Social Security Just Turned 81. This Is Its Impact.

New reports highlight the social insurance program's benefits for some 60 million people.
President Franklin Delano Roosevelt signed the law creating Social Security on Aug. 14, 1935. It is one of the country's most popular and successful social programs.
President Franklin Delano Roosevelt signed the law creating Social Security on Aug. 14, 1935. It is one of the country's most popular and successful social programs.
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Exactly 81 years ago on Sunday, President Franklin Delano Roosevelt signed the Social Security Act into law, creating the country’s first national pension program.

In subsequent decades, the program evolved to cover all on-the-books workers and provide benefits to severely disabled workers and their dependents, as well as the spouses and dependent children of deceased workers.

Social Security is credited with reducing elderly poverty from 50 percent prior to its creation in 1935 to roughly 10 percent today. The program enjoys the rare distinction of enormous popularity with both Republicans and Democrats.

While most headlines about Social Security nowadays typically focus on the program’s long-term shortfall, two reports released last week in honor of Social Security’s anniversary chronicle the extent of its successes.

The Democratic staff of Congress’ Joint Economic Committee published a report on Social Security’s increasingly important role as a source of retirement income.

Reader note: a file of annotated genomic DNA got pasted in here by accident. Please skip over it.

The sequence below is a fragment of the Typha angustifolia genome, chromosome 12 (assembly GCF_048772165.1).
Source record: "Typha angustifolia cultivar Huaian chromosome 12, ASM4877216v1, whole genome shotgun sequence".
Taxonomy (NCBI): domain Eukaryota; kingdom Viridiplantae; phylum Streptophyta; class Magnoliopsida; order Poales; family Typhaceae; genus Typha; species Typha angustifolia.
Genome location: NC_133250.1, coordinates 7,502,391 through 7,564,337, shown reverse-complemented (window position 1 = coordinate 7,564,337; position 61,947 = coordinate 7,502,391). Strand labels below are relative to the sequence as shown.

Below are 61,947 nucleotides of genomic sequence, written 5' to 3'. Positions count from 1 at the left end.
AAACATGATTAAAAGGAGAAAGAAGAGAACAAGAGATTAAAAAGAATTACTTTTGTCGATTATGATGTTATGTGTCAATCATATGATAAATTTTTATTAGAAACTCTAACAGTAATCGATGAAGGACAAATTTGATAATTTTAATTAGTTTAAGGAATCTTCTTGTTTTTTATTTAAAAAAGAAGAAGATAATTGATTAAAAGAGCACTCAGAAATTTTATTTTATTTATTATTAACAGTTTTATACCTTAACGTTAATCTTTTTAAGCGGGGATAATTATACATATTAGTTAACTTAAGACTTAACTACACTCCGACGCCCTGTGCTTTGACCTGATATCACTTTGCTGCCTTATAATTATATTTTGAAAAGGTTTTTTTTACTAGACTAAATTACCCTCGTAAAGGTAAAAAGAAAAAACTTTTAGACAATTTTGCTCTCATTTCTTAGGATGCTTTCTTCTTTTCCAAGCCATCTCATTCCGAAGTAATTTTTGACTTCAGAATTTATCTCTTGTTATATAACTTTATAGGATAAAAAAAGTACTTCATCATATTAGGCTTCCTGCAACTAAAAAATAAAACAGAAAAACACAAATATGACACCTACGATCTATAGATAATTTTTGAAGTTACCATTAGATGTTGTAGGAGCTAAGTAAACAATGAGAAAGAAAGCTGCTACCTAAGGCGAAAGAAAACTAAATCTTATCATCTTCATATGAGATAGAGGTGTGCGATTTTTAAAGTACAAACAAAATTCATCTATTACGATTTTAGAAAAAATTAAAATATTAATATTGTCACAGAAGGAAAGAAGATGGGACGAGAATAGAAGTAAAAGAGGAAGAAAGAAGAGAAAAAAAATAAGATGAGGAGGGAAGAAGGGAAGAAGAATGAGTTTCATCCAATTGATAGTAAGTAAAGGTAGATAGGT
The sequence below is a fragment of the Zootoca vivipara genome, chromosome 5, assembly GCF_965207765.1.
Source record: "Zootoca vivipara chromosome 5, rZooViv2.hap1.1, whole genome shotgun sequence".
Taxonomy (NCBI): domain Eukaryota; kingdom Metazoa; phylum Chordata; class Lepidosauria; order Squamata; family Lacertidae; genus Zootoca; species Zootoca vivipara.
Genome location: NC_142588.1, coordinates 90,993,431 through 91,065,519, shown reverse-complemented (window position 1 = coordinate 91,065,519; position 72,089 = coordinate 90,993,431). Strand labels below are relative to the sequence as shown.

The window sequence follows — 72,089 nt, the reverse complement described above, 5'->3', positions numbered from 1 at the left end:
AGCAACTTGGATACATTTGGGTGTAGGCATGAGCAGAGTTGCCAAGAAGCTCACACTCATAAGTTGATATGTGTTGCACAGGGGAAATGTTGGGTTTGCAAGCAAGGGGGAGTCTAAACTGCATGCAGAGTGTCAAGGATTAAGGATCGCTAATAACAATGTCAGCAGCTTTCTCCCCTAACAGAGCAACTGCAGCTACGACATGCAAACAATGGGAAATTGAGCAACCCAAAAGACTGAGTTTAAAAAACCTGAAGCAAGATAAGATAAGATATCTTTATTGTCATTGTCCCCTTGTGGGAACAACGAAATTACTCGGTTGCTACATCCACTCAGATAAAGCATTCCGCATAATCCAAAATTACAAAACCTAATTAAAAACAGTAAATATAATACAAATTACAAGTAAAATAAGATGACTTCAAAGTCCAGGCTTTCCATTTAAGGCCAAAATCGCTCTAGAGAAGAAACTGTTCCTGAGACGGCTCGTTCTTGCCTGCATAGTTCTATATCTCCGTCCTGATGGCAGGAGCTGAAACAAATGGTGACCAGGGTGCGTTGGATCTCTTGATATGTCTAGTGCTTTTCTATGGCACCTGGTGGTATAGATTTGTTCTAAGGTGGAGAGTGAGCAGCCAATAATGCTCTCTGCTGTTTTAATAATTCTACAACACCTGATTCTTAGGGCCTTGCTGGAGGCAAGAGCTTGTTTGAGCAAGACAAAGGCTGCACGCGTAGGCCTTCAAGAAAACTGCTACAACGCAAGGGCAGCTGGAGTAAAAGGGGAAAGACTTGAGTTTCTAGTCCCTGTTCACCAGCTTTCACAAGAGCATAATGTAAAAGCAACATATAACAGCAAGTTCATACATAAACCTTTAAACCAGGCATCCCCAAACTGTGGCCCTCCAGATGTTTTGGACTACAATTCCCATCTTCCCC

Social Security lifts 14.5 million people out of poverty, according to the JEC. In 2014, the analysis found, 41.5 percent of Americans aged 65 or older would be living in poverty without Social Security, compared to the current 10 percent.

Due to the decline of defined-benefit pensions once commonly provided by employers and the challenge of amassing personal savings amid stagnant wage growth, Social Security will only become more significant as a source of retirement income, the analysis argues.

Another series of reports by Social Security Works, a progressive group fighting for the expansion of benefits, documents Social Security’s impact across the country. The organization has produced individual reports showing how the program works in each state, plus the District of Columbia and Puerto Rico.

Social Security provided benefits to nearly 60 million Americans in 2015, according to Social Security Works ― nearly 1 in 5 total residents.

The median benefit for retired workers was just under $15,000 in 2015, the report notes. Yet these modest sums constituted the majority of income for over 60 percent of beneficiaries aged 65 or older in 2014, according to Social Security Works.

West Virginia is the state with the highest percentage of residents who depend on Social Security. More than one-quarter of state residents received the program’s benefits in 2015, according to Social Security Works.

Social Security Works also highlights Social Security’s lesser-known role as an anti-poverty program for children. It provided benefits to some 4.3 million children in 2015, many of whom receive the program’s survivors insurance benefits for a deceased working parent. In total, the program lifted 1.1 million children out of poverty in 2014.

Social Security has become a prominent issue in this year’s presidential race. Hillary Clinton, the Democratic presidential nominee, has promised not to cut the program’s benefits and has said she would increase benefits for vulnerable groups.

Donald Trump, casting himself as an economic populist, has bucked conventional Republican orthodoxy on Social Security, assuring voters he would shield them from benefit cuts. In a 2011 interview, however, Trump claimed he supported cutting the program, but said Republicans should not discuss their plans to do so to avoid the political fallout.

Clinton congratulated Social Security on its 81st birthday on Sunday.

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